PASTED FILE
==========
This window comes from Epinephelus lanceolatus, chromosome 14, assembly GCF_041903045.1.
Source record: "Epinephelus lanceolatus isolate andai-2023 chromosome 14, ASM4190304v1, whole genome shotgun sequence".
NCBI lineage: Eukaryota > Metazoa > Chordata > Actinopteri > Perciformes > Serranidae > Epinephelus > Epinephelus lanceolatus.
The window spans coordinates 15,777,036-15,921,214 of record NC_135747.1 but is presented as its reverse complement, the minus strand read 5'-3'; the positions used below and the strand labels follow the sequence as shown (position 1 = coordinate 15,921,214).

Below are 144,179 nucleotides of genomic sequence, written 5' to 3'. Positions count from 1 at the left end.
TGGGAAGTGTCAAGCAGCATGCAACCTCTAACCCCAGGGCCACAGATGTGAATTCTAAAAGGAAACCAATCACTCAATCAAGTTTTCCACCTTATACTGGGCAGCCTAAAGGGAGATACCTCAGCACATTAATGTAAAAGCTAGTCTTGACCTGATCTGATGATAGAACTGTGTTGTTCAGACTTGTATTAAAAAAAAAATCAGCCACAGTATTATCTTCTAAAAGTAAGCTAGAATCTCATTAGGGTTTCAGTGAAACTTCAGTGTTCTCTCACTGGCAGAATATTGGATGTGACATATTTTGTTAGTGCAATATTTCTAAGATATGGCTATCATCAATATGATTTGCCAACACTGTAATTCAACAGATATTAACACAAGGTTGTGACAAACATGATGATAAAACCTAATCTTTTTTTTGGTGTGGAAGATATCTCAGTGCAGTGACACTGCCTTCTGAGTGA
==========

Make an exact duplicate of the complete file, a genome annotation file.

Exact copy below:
This window comes from Epinephelus lanceolatus, chromosome 14, assembly GCF_041903045.1.
Source record: "Epinephelus lanceolatus isolate andai-2023 chromosome 14, ASM4190304v1, whole genome shotgun sequence".
NCBI lineage: Eukaryota > Metazoa > Chordata > Actinopteri > Perciformes > Serranidae > Epinephelus > Epinephelus lanceolatus.
The window spans coordinates 15,777,036-15,921,214 of record NC_135747.1 but is presented as its reverse complement, the minus strand read 5'-3'; the positions used below and the strand labels follow the sequence as shown (position 1 = coordinate 15,921,214).

Below are 144,179 nucleotides of genomic sequence, written 5' to 3'. Positions count from 1 at the left end.
TGGGAAGTGTCAAGCAGCATGCAACCTCTAACCCCAGGGCCACAGATGTGAATTCTAAAAGGAAACCAATCACTCAATCAAGTTTTCCACCTTATACTGGGCAGCCTAAAGGGAGATACCTCAGCACATTAATGTAAAAGCTAGTCTTGACCTGATCTGATGATAGAACTGTGTTGTTCAGACTTGTATTAAAAAAAAAATCAGCCACAGTATTATCTTCTAAAAGTAAGCTAGAATCTCATTAGGGTTTCAGTGAAACTTCAGTGTTCTCTCACTGGCAGAATATTGGATGTGACATATTTTGTTAGTGCAATATTTCTAAGATATGGCTATCATCAATATGATTTGCCAACACTGTAATTCAACAGATATTAACACAAGGTTGTGACAAACATGATGATAAAACCTAATCTTTTTTTTGGTGTGGAAGATATCTCAGTGCAGTGACACTGCCTTCTGAGTGA